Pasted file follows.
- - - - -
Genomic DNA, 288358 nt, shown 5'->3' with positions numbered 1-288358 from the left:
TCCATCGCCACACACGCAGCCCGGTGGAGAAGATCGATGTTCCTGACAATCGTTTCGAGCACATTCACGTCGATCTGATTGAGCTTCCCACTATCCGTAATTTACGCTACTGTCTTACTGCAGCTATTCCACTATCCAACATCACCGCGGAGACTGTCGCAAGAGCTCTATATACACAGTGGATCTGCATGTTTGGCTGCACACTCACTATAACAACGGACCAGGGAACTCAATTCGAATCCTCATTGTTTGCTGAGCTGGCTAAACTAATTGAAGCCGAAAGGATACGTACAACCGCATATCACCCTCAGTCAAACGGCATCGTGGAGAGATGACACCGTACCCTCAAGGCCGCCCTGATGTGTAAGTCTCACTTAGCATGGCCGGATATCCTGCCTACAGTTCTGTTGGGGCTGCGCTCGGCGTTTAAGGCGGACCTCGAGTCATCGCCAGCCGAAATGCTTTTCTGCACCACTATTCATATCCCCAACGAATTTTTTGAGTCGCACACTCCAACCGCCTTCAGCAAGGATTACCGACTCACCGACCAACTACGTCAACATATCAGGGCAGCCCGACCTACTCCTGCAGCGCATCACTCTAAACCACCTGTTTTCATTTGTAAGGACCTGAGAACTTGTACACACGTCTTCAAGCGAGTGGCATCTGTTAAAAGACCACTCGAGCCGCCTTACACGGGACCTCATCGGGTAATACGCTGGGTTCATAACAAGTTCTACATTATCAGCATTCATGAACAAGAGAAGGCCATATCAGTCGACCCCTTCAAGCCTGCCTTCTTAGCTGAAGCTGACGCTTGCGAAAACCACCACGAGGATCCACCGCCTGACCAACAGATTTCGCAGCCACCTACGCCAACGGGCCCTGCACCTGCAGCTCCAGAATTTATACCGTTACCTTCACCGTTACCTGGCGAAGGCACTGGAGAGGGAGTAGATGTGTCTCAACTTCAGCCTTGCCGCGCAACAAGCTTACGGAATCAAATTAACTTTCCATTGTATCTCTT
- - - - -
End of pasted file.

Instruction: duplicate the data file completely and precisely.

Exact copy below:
Genomic DNA, 288358 nt, shown 5'->3' with positions numbered 1-288358 from the left:
TCCATCGCCACACACGCAGCCCGGTGGAGAAGATCGATGTTCCTGACAATCGTTTCGAGCACATTCACGTCGATCTGATTGAGCTTCCCACTATCCGTAATTTACGCTACTGTCTTACTGCAGCTATTCCACTATCCAACATCACCGCGGAGACTGTCGCAAGAGCTCTATATACACAGTGGATCTGCATGTTTGGCTGCACACTCACTATAACAACGGACCAGGGAACTCAATTCGAATCCTCATTGTTTGCTGAGCTGGCTAAACTAATTGAAGCCGAAAGGATACGTACAACCGCATATCACCCTCAGTCAAACGGCATCGTGGAGAGATGACACCGTACCCTCAAGGCCGCCCTGATGTGTAAGTCTCACTTAGCATGGCCGGATATCCTGCCTACAGTTCTGTTGGGGCTGCGCTCGGCGTTTAAGGCGGACCTCGAGTCATCGCCAGCCGAAATGCTTTTCTGCACCACTATTCATATCCCCAACGAATTTTTTGAGTCGCACACTCCAACCGCCTTCAGCAAGGATTACCGACTCACCGACCAACTACGTCAACATATCAGGGCAGCCCGACCTACTCCTGCAGCGCATCACTCTAAACCACCTGTTTTCATTTGTAAGGACCTGAGAACTTGTACACACGTCTTCAAGCGAGTGGCATCTGTTAAAAGACCACTCGAGCCGCCTTACACGGGACCTCATCGGGTAATACGCTGGGTTCATAACAAGTTCTACATTATCAGCATTCATGAACAAGAGAAGGCCATATCAGTCGACCCCTTCAAGCCTGCCTTCTTAGCTGAAGCTGACGCTTGCGAAAACCACCACGAGGATCCACCGCCTGACCAACAGATTTCGCAGCCACCTACGCCAACGGGCCCTGCACCTGCAGCTCCAGAATTTATACCGTTACCTTCACCGTTACCTGGCGAAGGCACTGGAGAGGGAGTAGATGTGTCTCAACTTCAGCCTTGCCGCGCAACAAGCTTACGGAATCAAATTAACTTTCCATTGTATCTCTT